(Bloomberg) -- New home construction in the US slowed last month as a leveling off in interest rates has given way to a lull in housing demand and caution among builders.

Residential starts decreased 14.7% in March to a 1.32 million annualized rate, the lowest since August, government data showed Tuesday. The figure was weaker than all estimates in a Bloomberg survey of economists.

Building permits, which point to future construction, fell to a 1.46 million rate in March. Both starts and permits were revised higher in February.

Single-family home construction dropped by the most in about three years, while the pace of multifamily starts sank to lowest since the onset of the pandemic. Permits for both also fell.

After ramping up construction in recent months, builders may be taking a breather. The inventory of new homes for sale is near the highest since 2008.

The housing starts report showed that the number of single-family homes already under construction rose to the highest since May, so builders may not be looking to break ground on more homes. Similarly, completions fell, signaling that builders are focused on current projects.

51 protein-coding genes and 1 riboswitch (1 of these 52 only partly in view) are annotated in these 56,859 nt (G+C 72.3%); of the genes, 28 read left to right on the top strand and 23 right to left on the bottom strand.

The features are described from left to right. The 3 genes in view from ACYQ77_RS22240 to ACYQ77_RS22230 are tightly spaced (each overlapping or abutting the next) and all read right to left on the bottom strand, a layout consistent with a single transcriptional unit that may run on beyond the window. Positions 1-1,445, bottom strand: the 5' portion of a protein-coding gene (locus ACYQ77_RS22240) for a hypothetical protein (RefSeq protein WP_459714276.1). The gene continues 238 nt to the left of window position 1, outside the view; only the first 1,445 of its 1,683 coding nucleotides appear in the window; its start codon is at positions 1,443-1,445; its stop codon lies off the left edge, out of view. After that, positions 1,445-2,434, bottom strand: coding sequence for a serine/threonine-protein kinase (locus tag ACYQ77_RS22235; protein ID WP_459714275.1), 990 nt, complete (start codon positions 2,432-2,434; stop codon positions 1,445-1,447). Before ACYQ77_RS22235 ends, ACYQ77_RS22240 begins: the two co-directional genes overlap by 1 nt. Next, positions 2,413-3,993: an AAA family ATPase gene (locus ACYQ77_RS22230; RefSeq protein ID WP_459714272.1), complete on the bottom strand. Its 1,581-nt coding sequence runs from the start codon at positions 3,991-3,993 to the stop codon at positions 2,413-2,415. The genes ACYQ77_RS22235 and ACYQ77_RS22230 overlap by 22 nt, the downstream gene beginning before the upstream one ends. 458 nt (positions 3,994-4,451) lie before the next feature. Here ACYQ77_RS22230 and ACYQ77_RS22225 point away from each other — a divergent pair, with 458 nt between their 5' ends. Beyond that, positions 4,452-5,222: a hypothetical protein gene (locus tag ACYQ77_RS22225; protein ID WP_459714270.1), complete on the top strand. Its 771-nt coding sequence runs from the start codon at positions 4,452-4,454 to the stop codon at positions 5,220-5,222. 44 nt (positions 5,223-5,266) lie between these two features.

The figures represent a blemish in the nation’s recovery in the housing market. Mortgage rates have largely stabilized around 7%, and prospective buyers and sellers are only slowly coming around to accept this as the new normal.

The sentiment is similar among builders, as an industry group metric leveled off in April, citing hesitation among buyers as they try to gauge the direction of mortgage rates. Given recent robust readings on inflation and the job market, investors aren’t hopeful that the Federal Reserve is close to cutting interest rates.

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Economists will get a fuller look at the housing market with the upcoming releases of new- and existing-home sales in March in the coming days.

--With assistance from Chris Middleton, Vince Golle and Christopher Condon.

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